• Nasal breathing optimization by treating allergies properly with medications or avoidance measures or even allergy shots.
  • Dental appliances such as the MAD, a dental device that pulls the lower jaw forward and pulls the tongue forward resulting in a vast improvement in the caliber of the airway.
  • CPAP to continually blow air into the airways, stenting the airway to keep it from closing
  • A last resort would be surgery which will treat a deviated septum, enlarged tonsils etc
  • Avoiding regular use of muscle relaxants/ sleeping pills/ sedatives and other substances that may suppress respiration.
  • minimize sleep altering substances such as caffeine, nicotine and alcohol. (See UARS webpage)

1. Improving sleep hygiene

One of the most widely used behavioural therapies is improving "sleep hygiene." There is a correlation between good sleep hygiene and reduced daytime sleepiness. Sleep hygiene includes a number of specific behaviours and environmental factors that contribute to good quality of sleep.

Consider implementing the following sleep hygiene measures for improved sleep quality

  • Minimize the amount of light, noise and changes in temperature in the bedroom.
  • Avoid eating large meals before bed, as indigestion can make falling asleep difficult.
  • Limit the amount of stimulants (such as consuming caffeine, nicotine, and alcohol) consumed during the day, especially close to bedtime. Try to completely avoid these for minimum 4-6hours before bedtime.
  • Avoid vigorous exercise during the two hours prior to sleep.
  • Avoid bedtime activities that are not related to sleep (such as watching Television, reading, or listening to the radio).
  • If worrying about falling asleep and the time, cover the alarm clock to avoid anxiety.

2. Sleep restriction to reset circadian rhythms

Sleep restriction therapy forces the individual to limit the amount of time spent in bed (including naps) to increase the biological need for sleep at night. A study comparing sleep hygiene therapy plus sleep restriction, to sleep hygiene therapy alone found that sleep restriction improved "sleep efficiency", a measure of the proportion of time spent in bed that resulted in sleep.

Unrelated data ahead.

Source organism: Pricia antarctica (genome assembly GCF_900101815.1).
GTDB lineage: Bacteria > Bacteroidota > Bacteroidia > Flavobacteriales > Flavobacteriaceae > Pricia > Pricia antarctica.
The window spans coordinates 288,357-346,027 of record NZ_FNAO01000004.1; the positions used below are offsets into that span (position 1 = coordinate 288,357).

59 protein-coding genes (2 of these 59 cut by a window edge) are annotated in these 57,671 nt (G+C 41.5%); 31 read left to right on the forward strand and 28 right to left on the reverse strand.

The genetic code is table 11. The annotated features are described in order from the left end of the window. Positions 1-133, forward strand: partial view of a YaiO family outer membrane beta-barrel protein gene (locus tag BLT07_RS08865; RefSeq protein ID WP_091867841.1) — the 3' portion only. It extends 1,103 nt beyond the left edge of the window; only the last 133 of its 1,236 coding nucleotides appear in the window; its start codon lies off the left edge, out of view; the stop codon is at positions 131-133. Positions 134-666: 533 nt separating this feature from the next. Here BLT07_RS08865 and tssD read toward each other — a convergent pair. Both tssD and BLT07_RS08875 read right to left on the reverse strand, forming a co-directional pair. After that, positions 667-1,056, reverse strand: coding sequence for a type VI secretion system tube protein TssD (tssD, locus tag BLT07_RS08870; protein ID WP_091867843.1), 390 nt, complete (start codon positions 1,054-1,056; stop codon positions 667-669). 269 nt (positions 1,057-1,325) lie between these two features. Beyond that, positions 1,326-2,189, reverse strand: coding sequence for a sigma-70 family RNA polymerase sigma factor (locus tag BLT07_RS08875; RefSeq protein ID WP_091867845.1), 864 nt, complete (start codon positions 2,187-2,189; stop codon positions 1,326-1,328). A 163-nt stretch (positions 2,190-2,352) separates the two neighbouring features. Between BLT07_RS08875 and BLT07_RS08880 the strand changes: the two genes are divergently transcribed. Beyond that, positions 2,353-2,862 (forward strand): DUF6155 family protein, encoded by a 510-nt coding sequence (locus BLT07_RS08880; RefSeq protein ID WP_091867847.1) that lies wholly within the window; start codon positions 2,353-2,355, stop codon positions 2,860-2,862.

This process usually begins by restricting the time spent in bed to the amount of time estimated one should spend sleeping. For example, a person who stays in bed for nine hours but only sleeps six will initially restrict time in bed to six hours. These sleep restriction rules can cause mild sleep deprivation in the beginning, however, the sleepiness it creates trains the body to fall asleep more quickly. As the body adjusts, people can extend the amount of time spent in bed by 15 to 20 minutes until they are able to get a full night sleep without spending extra time in bed.

3. Cognitive-behavioural therapy

Cognitive-behavioral therapy (CBT) is used for treatment of chronic insomnia and helps people develop behaviours that are more conducive to sleep. It has been shown to be an effective treatment for both “primary insomnia” (insomnia not due to other diseases) and insomnia caused by other medical problems. Notably, CBT for treatment of chronic primary insomnia may be more effective than the medication zopiclone in older adults.

If the above symptoms apply to you, you need to get an overnight sleep study done at one of the designated branches at Skin/ Body Renewal. Based on an extensive series of questionnaires, the Health Renewal Doctor will determine whether or not you need an overnight home sleep study to measure the AHI (Apnea Hypopneas Index) AND the RERAS (Respiratory Effort Related Arousals). This will give the RDI (Respiratory Distress Index). Measuring the RERAS and RDI is the gold standard for diagnosing UARS and chronic insomnia.

Overnight home Sleep Studies are available at certain Health Renewal branches. If your report is positive for UARS we will refer you back to your referring Health Renewal doctor for a complete evaluation. Certain blood tests will be done to assess your levels of inflammation and cortisol levels. When the doctors look in the mouth, the back of the throat is very narrow and there is a tongue that sits very high up, covering up the uvula, the little thing that hangs down in the middle of your throat. Usually the side of the tongue is serrated and a line can be felt on the cheek mucosa, all indicating that the tongue is too big for the mouth.

When the UARS patient lies down during sleep , the tongue falls back even more, leaving a 1-2mm slit. When you are awake, you can breathe through this slit. But as you fall asleep, the muscles relax as you get deeper into sleep or REM sleep (when you’re dreaming) and that’s when you start to obstruct. Then, once you obstruct, you stop breathing and you get aroused, going to light sleep and the cycle happens over and over again, bypassing restorative sleep with all its consequences.

Book a consultation with our Health Renewal doctors for Insomnia.